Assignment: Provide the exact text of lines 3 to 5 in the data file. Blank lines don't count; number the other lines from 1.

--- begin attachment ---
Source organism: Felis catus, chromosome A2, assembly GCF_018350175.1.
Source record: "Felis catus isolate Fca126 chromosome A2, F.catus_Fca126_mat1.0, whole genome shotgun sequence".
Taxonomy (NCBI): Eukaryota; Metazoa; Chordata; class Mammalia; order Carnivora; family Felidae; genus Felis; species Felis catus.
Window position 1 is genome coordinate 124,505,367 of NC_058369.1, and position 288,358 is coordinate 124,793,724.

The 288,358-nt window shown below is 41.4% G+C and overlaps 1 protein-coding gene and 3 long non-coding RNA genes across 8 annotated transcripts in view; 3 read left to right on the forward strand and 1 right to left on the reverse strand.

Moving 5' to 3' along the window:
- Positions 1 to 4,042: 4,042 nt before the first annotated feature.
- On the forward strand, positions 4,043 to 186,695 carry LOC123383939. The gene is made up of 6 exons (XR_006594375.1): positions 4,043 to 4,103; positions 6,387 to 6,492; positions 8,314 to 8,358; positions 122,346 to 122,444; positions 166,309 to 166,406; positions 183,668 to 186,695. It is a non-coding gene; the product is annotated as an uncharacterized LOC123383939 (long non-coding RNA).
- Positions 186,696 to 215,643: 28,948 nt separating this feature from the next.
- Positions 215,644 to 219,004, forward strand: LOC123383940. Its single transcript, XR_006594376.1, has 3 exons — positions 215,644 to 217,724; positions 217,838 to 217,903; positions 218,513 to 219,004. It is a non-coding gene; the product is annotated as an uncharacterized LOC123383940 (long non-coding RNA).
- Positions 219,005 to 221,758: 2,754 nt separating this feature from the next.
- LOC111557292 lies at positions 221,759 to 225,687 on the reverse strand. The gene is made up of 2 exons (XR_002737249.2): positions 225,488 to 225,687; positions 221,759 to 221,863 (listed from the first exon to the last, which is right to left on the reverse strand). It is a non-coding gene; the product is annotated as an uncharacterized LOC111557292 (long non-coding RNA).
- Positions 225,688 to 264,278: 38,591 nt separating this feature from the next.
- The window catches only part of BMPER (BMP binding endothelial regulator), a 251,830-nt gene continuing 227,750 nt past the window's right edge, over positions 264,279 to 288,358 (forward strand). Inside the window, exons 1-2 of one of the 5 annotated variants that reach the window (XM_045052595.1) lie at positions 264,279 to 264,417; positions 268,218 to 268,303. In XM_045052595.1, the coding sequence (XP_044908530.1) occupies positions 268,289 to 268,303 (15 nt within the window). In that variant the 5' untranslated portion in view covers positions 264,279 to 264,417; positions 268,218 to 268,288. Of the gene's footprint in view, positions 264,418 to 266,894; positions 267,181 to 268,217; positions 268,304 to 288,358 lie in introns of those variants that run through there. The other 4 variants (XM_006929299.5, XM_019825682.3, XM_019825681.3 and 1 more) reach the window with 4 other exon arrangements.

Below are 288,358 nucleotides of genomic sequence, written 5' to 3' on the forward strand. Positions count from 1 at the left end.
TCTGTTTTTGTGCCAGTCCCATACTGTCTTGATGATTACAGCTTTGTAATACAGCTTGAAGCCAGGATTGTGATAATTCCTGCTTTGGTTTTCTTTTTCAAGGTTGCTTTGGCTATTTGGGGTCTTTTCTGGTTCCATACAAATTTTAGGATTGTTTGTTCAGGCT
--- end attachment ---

Taxonomy (NCBI): Eukaryota; Metazoa; Chordata; class Mammalia; order Carnivora; family Felidae; genus Felis; species Felis catus.
Window position 1 is genome coordinate 124,505,367 of NC_058369.1, and position 288,358 is coordinate 124,793,724.

The 288,358-nt window shown below is 41.4% G+C and overlaps 1 protein-coding gene and 3 long non-coding RNA genes across 8 annotated transcripts in view; 3 read left to right on the forward strand and 1 right to left on the reverse strand.